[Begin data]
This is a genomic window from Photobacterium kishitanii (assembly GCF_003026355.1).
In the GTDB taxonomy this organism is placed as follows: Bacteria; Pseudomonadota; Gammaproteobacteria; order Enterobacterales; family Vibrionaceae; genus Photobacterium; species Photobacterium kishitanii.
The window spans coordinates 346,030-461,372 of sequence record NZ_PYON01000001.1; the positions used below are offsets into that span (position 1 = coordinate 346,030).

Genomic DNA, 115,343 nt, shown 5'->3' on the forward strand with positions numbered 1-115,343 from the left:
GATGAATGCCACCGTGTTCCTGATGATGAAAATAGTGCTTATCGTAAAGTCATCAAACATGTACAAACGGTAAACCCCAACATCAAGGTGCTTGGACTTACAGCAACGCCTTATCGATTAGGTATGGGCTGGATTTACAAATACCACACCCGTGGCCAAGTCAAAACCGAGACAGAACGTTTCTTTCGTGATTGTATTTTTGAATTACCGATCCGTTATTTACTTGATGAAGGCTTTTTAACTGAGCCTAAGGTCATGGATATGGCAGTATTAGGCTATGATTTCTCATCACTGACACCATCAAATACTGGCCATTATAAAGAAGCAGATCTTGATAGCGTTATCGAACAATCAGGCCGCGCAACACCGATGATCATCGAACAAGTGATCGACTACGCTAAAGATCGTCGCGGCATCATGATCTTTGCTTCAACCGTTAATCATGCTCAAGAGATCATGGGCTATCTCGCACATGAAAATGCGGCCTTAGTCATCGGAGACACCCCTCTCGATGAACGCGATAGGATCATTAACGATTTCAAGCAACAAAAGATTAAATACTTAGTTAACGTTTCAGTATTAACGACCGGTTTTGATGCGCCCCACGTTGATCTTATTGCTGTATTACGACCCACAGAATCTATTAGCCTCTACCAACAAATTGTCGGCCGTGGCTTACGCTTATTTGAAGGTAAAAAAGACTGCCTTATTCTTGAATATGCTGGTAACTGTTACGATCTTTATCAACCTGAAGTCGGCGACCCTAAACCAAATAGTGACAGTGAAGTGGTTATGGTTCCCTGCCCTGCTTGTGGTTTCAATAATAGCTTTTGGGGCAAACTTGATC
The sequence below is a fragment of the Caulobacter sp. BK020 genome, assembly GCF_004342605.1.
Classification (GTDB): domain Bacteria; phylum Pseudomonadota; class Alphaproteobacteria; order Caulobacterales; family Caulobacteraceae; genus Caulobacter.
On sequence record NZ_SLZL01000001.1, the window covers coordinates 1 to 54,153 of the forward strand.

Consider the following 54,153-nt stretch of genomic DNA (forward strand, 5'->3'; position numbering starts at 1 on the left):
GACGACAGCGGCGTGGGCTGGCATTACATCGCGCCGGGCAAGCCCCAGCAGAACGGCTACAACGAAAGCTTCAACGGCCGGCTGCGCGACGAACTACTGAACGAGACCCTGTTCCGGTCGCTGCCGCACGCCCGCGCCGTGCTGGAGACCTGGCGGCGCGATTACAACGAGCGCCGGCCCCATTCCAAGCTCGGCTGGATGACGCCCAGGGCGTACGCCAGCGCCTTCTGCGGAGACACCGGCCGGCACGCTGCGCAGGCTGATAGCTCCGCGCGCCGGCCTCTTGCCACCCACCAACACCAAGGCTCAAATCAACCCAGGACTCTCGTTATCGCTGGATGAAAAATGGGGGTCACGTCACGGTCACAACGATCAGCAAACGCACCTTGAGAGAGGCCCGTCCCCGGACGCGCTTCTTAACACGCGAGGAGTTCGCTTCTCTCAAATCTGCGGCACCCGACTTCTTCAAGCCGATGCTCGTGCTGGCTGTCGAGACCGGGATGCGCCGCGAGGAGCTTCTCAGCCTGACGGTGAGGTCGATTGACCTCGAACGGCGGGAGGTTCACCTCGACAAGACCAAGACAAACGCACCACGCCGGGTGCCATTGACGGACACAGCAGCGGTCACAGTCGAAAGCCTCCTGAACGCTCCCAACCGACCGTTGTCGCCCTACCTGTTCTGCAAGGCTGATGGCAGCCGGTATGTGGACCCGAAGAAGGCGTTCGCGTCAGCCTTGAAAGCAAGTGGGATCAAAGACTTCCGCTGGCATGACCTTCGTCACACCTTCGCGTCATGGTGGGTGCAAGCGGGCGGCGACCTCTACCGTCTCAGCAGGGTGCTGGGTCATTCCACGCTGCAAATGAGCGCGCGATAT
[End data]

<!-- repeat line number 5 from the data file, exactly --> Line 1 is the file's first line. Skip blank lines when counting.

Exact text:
GATGAATGCCACCGTGTTCCTGATGATGAAAATAGTGCTTATCGTAAAGTCATCAAACATGTACAAACGGTAAACCCCAACATCAAGGTGCTTGGACTTACAGCAACGCCTTATCGATTAGGTATGGGCTGGATTTACAAATACCACACCCGTGGCCAAGTCAAAACCGAGACAGAACGTTTCTTTCGTGATTGTATTTTTGAATTACCGATCCGTTATTTACTTGATGAAGGCTTTTTAACTGAGCCTAAGGTCATGGATATGGCAGTATTAGGCTATGATTTCTCATCACTGACACCATCAAATACTGGCCATTATAAAGAAGCAGATCTTGATAGCGTTATCGAACAATCAGGCCGCGCAACACCGATGATCATCGAACAAGTGATCGACTACGCTAAAGATCGTCGCGGCATCATGATCTTTGCTTCAACCGTTAATCATGCTCAAGAGATCATGGGCTATCTCGCACATGAAAATGCGGCCTTAGTCATCGGAGACACCCCTCTCGATGAACGCGATAGGATCATTAACGATTTCAAGCAACAAAAGATTAAATACTTAGTTAACGTTTCAGTATTAACGACCGGTTTTGATGCGCCCCACGTTGATCTTATTGCTGTATTACGACCCACAGAATCTATTAGCCTCTACCAACAAATTGTCGGCCGTGGCTTACGCTTATTTGAAGGTAAAAAAGACTGCCTTATTCTTGAATATGCTGGTAACTGTTACGATCTTTATCAACCTGAAGTCGGCGACCCTAAACCAAATAGTGACAGTGAAGTGGTTATGGTTCCCTGCCCTGCTTGTGGTTTCAATAATAGCTTTTGGGGCAAACTTGATC